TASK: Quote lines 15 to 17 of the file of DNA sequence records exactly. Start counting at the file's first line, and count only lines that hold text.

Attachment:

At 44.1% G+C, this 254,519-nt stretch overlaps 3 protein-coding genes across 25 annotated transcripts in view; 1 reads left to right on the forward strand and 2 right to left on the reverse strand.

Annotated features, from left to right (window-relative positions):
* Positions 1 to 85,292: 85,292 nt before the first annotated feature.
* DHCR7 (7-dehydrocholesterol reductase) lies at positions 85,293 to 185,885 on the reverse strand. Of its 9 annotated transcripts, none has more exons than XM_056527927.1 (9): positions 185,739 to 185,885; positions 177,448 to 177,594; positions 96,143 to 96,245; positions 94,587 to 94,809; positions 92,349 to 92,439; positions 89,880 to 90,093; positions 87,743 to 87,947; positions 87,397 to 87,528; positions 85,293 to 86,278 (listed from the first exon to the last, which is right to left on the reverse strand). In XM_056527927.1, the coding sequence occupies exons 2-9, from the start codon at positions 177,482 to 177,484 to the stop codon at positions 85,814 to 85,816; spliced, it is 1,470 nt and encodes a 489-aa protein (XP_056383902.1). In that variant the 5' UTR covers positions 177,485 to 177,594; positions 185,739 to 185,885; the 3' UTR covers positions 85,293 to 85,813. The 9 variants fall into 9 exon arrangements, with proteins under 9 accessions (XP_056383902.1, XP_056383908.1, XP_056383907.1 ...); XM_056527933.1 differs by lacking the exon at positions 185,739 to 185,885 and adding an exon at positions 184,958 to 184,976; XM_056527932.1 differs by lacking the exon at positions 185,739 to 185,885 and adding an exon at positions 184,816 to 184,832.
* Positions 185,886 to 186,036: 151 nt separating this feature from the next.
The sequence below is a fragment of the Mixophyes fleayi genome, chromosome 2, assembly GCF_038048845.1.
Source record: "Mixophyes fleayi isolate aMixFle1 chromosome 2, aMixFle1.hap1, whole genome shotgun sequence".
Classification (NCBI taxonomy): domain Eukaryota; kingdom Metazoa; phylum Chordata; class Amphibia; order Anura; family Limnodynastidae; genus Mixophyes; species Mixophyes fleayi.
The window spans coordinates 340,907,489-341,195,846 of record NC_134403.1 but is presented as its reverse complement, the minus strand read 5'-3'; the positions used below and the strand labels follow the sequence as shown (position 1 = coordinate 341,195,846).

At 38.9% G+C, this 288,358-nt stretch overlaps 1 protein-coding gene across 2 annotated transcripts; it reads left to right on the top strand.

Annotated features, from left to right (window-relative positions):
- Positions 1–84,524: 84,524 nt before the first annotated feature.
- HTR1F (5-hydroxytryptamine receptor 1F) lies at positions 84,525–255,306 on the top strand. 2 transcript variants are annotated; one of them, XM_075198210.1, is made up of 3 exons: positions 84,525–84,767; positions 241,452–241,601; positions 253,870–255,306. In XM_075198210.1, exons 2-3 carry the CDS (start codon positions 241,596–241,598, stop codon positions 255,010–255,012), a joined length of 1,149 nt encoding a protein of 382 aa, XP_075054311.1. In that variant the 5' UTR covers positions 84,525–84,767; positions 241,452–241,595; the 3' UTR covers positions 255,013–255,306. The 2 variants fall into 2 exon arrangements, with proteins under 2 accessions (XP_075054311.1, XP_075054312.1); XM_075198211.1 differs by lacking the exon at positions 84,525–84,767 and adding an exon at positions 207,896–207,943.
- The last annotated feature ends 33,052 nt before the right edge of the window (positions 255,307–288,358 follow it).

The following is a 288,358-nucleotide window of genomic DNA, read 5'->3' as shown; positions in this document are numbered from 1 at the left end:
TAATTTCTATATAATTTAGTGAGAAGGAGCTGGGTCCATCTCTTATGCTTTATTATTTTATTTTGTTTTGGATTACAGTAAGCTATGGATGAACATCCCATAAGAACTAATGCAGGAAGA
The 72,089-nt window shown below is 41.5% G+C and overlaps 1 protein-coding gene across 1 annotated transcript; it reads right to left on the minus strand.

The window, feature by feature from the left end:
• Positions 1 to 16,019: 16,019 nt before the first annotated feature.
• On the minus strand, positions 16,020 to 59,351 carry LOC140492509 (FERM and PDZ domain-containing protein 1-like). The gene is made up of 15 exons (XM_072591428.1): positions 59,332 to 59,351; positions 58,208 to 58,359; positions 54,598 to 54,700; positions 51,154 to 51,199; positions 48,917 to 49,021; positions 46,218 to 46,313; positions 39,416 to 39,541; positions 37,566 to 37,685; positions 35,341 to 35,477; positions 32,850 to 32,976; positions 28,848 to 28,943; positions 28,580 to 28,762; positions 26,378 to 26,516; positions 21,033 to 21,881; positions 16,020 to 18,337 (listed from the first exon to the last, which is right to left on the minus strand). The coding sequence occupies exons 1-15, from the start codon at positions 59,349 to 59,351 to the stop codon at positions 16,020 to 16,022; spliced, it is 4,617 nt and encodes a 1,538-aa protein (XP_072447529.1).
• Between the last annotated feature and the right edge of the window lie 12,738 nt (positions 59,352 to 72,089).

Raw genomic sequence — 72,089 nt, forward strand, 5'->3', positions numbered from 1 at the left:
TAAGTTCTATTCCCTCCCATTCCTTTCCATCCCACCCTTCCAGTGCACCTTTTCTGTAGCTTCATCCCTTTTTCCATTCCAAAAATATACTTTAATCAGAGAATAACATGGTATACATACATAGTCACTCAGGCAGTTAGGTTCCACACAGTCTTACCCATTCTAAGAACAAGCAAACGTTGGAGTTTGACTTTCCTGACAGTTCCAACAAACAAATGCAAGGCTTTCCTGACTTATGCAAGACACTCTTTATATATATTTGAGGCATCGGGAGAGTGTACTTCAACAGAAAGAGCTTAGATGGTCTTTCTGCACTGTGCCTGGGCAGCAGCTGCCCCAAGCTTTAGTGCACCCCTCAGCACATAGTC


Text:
The following is a 288,358-nucleotide window of genomic DNA, read 5'->3' as shown; positions in this document are numbered from 1 at the left end:
TAATTTCTATATAATTTAGTGAGAAGGAGCTGGGTCCATCTCTTATGCTTTATTATTTTATTTTGTTTTGGATTACAGTAAGCTATGGATGAACATCCCATAAGAACTAATGCAGGAAGA
The 72,089-nt window shown below is 41.5% G+C and overlaps 1 protein-coding gene across 1 annotated transcript; it reads right to left on the minus strand.